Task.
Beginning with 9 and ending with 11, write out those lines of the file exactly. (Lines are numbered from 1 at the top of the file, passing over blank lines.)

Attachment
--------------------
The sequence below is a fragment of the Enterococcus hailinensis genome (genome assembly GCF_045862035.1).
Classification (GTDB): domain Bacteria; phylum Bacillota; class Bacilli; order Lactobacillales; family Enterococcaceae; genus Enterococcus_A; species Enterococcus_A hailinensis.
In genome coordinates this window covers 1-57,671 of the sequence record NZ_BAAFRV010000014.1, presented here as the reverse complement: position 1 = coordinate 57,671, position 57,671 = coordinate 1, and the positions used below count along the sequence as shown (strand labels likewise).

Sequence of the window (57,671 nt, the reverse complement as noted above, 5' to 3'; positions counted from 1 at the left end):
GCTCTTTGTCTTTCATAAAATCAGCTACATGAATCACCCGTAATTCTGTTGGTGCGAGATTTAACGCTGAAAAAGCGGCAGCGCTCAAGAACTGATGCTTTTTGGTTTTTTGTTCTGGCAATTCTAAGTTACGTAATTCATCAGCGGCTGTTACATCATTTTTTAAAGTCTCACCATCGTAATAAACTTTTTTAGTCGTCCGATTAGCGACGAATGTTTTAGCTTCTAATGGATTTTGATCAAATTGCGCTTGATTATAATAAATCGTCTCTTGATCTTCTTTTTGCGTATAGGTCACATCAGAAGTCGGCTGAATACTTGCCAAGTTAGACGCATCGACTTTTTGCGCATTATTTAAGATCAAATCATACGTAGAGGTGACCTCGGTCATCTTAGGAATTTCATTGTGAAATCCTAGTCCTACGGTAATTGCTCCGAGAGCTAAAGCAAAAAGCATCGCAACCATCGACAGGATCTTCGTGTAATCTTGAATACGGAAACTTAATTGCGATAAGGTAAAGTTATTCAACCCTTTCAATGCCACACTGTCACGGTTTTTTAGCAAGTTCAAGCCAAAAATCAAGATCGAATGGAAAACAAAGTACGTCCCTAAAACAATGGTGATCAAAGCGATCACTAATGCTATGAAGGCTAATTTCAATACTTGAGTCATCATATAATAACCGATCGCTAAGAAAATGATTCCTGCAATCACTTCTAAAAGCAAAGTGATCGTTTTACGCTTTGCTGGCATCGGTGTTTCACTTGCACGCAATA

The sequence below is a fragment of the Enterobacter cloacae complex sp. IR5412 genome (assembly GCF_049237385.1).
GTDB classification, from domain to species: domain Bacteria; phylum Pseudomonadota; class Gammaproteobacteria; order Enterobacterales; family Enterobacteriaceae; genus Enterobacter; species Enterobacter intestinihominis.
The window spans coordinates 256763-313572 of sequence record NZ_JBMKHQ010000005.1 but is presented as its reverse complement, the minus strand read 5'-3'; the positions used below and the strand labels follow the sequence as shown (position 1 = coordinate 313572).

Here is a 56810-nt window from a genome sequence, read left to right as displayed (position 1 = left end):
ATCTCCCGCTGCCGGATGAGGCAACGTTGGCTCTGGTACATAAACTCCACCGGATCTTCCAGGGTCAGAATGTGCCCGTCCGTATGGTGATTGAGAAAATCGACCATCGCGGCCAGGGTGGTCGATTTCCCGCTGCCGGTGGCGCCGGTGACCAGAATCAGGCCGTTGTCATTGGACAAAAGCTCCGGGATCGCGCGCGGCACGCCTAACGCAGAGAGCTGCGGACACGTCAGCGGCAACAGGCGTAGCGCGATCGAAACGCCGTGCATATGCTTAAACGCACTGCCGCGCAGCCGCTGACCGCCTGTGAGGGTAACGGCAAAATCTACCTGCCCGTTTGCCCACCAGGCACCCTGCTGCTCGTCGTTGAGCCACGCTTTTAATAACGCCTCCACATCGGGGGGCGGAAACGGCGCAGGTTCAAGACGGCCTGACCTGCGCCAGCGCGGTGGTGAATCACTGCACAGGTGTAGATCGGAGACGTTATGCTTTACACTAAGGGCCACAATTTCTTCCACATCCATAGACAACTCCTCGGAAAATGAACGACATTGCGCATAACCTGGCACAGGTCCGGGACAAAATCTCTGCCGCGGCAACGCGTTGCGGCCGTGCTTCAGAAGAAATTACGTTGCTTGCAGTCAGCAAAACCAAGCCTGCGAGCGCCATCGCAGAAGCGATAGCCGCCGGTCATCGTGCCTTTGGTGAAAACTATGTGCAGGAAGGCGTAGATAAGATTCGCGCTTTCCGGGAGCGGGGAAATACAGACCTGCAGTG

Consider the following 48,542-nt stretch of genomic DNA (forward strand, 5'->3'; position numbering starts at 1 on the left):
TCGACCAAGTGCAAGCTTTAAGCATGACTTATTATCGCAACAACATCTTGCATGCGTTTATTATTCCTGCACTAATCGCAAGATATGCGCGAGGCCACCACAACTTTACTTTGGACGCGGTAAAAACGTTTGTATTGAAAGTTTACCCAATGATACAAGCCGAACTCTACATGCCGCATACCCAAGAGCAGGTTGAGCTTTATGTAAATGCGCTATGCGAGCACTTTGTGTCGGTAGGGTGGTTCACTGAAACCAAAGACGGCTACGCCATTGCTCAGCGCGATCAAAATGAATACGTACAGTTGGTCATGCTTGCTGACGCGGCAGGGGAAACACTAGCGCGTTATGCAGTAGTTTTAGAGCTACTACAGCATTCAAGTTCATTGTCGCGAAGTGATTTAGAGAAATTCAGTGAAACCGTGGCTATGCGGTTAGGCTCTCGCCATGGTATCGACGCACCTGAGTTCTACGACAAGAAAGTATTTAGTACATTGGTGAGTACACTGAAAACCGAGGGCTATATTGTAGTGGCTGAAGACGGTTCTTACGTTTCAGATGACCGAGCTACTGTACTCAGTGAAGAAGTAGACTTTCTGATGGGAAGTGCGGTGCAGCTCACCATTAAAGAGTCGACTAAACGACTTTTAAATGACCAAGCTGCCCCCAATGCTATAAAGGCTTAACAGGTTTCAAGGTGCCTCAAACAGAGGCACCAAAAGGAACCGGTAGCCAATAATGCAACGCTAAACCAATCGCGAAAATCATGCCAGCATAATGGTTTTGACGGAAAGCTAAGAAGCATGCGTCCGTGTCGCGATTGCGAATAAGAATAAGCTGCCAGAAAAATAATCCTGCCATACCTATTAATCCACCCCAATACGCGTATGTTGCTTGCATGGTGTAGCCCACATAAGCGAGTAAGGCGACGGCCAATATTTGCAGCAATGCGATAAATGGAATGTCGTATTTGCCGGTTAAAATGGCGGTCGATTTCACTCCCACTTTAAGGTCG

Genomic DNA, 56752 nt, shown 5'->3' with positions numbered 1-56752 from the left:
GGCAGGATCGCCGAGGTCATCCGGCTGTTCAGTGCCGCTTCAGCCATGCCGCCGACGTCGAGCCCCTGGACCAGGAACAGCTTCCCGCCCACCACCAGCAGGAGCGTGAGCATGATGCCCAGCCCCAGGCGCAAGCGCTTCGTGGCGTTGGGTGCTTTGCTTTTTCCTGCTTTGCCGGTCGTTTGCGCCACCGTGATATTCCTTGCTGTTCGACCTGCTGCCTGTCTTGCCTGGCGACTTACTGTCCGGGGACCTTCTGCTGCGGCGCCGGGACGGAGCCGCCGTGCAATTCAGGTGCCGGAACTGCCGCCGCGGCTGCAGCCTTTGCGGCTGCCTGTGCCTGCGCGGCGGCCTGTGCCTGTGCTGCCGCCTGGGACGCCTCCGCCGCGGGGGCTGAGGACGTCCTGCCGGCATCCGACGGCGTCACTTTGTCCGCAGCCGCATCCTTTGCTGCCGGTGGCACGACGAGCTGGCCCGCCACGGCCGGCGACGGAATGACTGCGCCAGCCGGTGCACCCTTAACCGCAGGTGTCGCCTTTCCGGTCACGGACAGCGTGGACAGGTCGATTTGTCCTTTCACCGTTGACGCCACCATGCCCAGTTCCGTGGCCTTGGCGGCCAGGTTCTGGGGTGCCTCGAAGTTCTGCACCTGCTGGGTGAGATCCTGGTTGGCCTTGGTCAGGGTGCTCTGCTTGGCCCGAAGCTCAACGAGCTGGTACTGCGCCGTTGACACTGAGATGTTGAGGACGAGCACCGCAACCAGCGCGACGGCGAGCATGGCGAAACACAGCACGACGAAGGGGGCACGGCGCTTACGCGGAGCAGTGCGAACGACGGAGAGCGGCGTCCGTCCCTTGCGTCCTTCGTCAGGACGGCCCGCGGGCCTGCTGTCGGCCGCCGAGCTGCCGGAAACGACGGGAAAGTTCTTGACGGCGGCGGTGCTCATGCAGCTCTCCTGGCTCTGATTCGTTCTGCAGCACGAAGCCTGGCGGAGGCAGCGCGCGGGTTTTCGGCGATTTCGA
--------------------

Here is a 56810-nt window from a genome sequence, read left to right as displayed (position 1 = left end):
ATCTCCCGCTGCCGGATGAGGCAACGTTGGCTCTGGTACATAAACTCCACCGGATCTTCCAGGGTCAGAATGTGCCCGTCCGTATGGTGATTGAGAAAATCGACCATCGCGGCCAGGGTGGTCGATTTCCCGCTGCCGGTGGCGCCGGTGACCAGAATCAGGCCGTTGTCATTGGACAAAAGCTCCGGGATCGCGCGCGGCACGCCTAACGCAGAGAGCTGCGGACACGTCAGCGGCAACAGGCGTAGCGCGATCGAAACGCCGTGCATATGCTTAAACGCACTGCCGCGCAGCCGCTGACCGCCTGTGAGGGTAACGGCAAAATCTACCTGCCCGTTTGCCCACCAGGCACCCTGCTGCTCGTCGTTGAGCCACGCTTTTAATAACGCCTCCACATCGGGGGGCGGAAACGGCGCAGGTTCAAGACGGCCTGACCTGCGCCAGCGCGGTGGTGAATCACTGCACAGGTGTAGATCGGAGACGTTATGCTTTACACTAAGGGCCACAATTTCTTCCACATCCATAGACAACTCCTCGGAAAATGAACGACATTGCGCATAACCTGGCACAGGTCCGGGACAAAATCTCTGCCGCGGCAACGCGTTGCGGCCGTGCTTCAGAAGAAATTACGTTGCTTGCAGTCAGCAAAACCAAGCCTGCGAGCGCCATCGCAGAAGCGATAGCCGCCGGTCATCGTGCCTTTGGTGAAAACTATGTGCAGGAAGGCGTAGATAAGATTCGCGCTTTCCGGGAGCGGGGAAATACAGACCTGCAGTG

Consider the following 48,542-nt stretch of genomic DNA (forward strand, 5'->3'; position numbering starts at 1 on the left):